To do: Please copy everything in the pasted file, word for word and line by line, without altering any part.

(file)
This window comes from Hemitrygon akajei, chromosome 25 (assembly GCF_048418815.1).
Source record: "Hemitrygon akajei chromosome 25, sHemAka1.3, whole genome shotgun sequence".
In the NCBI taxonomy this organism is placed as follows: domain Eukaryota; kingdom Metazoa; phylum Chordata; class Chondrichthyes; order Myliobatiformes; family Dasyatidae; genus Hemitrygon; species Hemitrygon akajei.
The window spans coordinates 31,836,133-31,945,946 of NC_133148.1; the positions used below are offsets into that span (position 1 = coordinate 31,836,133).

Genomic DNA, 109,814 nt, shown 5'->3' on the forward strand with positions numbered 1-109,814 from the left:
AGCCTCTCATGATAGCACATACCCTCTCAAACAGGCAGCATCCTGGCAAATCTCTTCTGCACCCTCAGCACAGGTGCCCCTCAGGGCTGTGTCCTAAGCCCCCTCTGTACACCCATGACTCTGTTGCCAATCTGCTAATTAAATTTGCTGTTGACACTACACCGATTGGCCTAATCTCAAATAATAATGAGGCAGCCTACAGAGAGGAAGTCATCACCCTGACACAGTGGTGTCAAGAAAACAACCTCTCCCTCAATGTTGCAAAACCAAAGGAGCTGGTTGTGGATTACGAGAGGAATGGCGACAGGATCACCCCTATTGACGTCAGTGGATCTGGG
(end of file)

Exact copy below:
This window comes from Hemitrygon akajei, chromosome 25 (assembly GCF_048418815.1).
Source record: "Hemitrygon akajei chromosome 25, sHemAka1.3, whole genome shotgun sequence".
In the NCBI taxonomy this organism is placed as follows: domain Eukaryota; kingdom Metazoa; phylum Chordata; class Chondrichthyes; order Myliobatiformes; family Dasyatidae; genus Hemitrygon; species Hemitrygon akajei.
The window spans coordinates 31,836,133-31,945,946 of NC_133148.1; the positions used below are offsets into that span (position 1 = coordinate 31,836,133).

Genomic DNA, 109,814 nt, shown 5'->3' on the forward strand with positions numbered 1-109,814 from the left:
AGCCTCTCATGATAGCACATACCCTCTCAAACAGGCAGCATCCTGGCAAATCTCTTCTGCACCCTCAGCACAGGTGCCCCTCAGGGCTGTGTCCTAAGCCCCCTCTGTACACCCATGACTCTGTTGCCAATCTGCTAATTAAATTTGCTGTTGACACTACACCGATTGGCCTAATCTCAAATAATAATGAGGCAGCCTACAGAGAGGAAGTCATCACCCTGACACAGTGGTGTCAAGAAAACAACCTCTCCCTCAATGTTGCAAAACCAAAGGAGCTGGTTGTGGATTACGAGAGGAATGGCGACAGGATCACCCCTATTGACGTCAGTGGATCTGGG